The methodology employed in this study involves a semi-systematic review of literature and case studies, aimed at identifying potential research opportunities to enhance the efficiency, functionality, and personalisation of urban dwelling units. The literature review includes a body of 410 peer-reviewed articles, working papers, case studies and reports which were gathered and compiled through the use of EthOS, Science Direct, ResearchGate and Google Scholar as search engines and databases. A three-stage approach was deployed: First, deduplication of the various sources was carried out Then, abstracts were reviewed using a Critical Appraisal Skills Programme (CASP) protocol. Finally, when full texts were available, the papers were thoroughly analysed. The review is considered semi-systematic, since after the initial systematic scoping, the selection of the literature and projects was based on the researcher’s judgement regarding relevance to the research focus. The search terms that were used are“ cybernetic architecture”, “adaptive architecture”, “adaptive interior”, “cybernetic architecture”, “home automation”, “interactive architecture”, “micro-living”, “smart furniture”, “smart home”, and “space saving furniture”. The search terms were used individually without further combinations. In this paper, the criteria for inclusion stipulate that the work was published in the time between 2010 and 2022 and contains information that is relevant to the architectural perspective of adaptive spaces. This led to a reduction in the body of work to 81 articles, papers and conference proceedings. Additionally, space standards and national statistics were considered.
Given the significant role that projects and technology play in the architectural discipline, this review will also take into account a range of selected smart furniture and home designs to supplement the existing literature. The comparison of theoretical strategies aimed at achieving increased space efficiency and personalisation in adaptive smart homes with real-world examples enables their evaluation. A semi-systematic literature and project review create the theoretical framework for further research. This paper is part of a PhD research project and only a selection of the literature and case study reviews are included. The procedure implemented for this systematic literature review is presented in Figure 2.

3. Literature Review

This review examines a variety of concepts relevant to small adaptive homes through different lenses, namely the architectural perspective dealing with the concept of a home, including the significance of space for well-being as well as micro living as a strategy to improve space usage, and secondly the role that technology plays to make space more interactive and efficient. The combination of these sections forms the state of the art of adaptive and interactive environments, which consequently allows for the classification of adaptive space concepts in the research results.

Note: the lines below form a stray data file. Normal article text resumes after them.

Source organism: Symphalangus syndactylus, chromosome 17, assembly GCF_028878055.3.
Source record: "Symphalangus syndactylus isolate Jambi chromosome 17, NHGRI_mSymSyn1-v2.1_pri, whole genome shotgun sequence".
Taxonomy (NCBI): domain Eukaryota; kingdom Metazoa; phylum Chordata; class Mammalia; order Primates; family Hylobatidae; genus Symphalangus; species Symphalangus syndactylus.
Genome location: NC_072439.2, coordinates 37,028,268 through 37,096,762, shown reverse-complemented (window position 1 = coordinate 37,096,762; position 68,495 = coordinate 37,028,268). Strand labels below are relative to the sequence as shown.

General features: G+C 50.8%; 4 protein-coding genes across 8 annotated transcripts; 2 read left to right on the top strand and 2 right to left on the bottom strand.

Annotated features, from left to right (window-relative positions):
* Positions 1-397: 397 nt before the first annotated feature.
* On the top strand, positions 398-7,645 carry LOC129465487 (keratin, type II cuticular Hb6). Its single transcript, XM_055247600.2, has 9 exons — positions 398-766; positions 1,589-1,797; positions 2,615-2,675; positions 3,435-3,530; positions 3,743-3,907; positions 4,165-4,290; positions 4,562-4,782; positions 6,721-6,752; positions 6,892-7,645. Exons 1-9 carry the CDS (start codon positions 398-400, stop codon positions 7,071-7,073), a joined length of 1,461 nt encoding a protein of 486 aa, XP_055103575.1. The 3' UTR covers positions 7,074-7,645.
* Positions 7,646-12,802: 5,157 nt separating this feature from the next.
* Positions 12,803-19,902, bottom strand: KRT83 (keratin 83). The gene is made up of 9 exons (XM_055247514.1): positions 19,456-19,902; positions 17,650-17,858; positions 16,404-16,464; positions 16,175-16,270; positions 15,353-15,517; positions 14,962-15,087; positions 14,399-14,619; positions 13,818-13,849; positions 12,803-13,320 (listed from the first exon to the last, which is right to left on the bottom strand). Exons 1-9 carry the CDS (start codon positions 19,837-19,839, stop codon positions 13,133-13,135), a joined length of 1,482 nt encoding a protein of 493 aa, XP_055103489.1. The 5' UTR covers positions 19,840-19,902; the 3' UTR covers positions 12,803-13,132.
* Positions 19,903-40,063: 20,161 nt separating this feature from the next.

3.1. The Home

From an architectural point of view, the concept of a home consists of physical space, the function that a space enables and the meaning of space which considers the home as a space of relationships, memories and as a representation of the resident [12]. The literature indicates that personalisation and higher-level needs such as self-actualisation have to be incorporated to achieve user satisfaction [13]. Today’s smart homes that improve energy usage, security, remote control, automation and comfort [14] are especially attractive to young people pursuing a technology-supported neo-nomadic lifestyle characterised by their digital dependence and location independence [15].

3.2. Reasons for Adaptive Micro Living Spaces

Adaptive micro-living homes have been gaining attention in recent years due to various reasons such as increasing urbanisation, rising housing costs, technological advancements, changing demographics, and a growing awareness of sustainable living. Most of the analysed research papers focus on needs regarding space shortage or are linked to a change in society where especially young people want to live in flexible, smart environments. According to the United Nations [16], an estimated 55.3 per cent of the world’s population lived in urban settlements in 2018, and by the year 2030, that number is expected to rise to 60 per cent. This rapid growth and the inability of many metropolitan areas to keep up with the resulting demand cause housing shortages in many of the world’s largest cities. London’s population has increased by 25 per cent from 1999 to 2019, yet the number of dwellings has only increased by 15 per cent, which leads to unaffordable rents, house prices and housing dissatisfaction [2]. Well-intended legislation such as a 37 m2—minimum [17] for new-build flats in London are political attempts to improve the situation. However, such legislation is criticised for making the situation worse by architects such as Patrick Schumacher [18] or researchers such as Kichanova [2] who argued that “smart micro-housing” is the better choice for some people. Reducing size can decrease living costs, be a driver for sustainability and allow people to live in urban areas while focusing more on social life and leisure activities [2]. The literature suggests that, young individuals are particularly adept at utilizing micro-homes, or will be in the near future [3].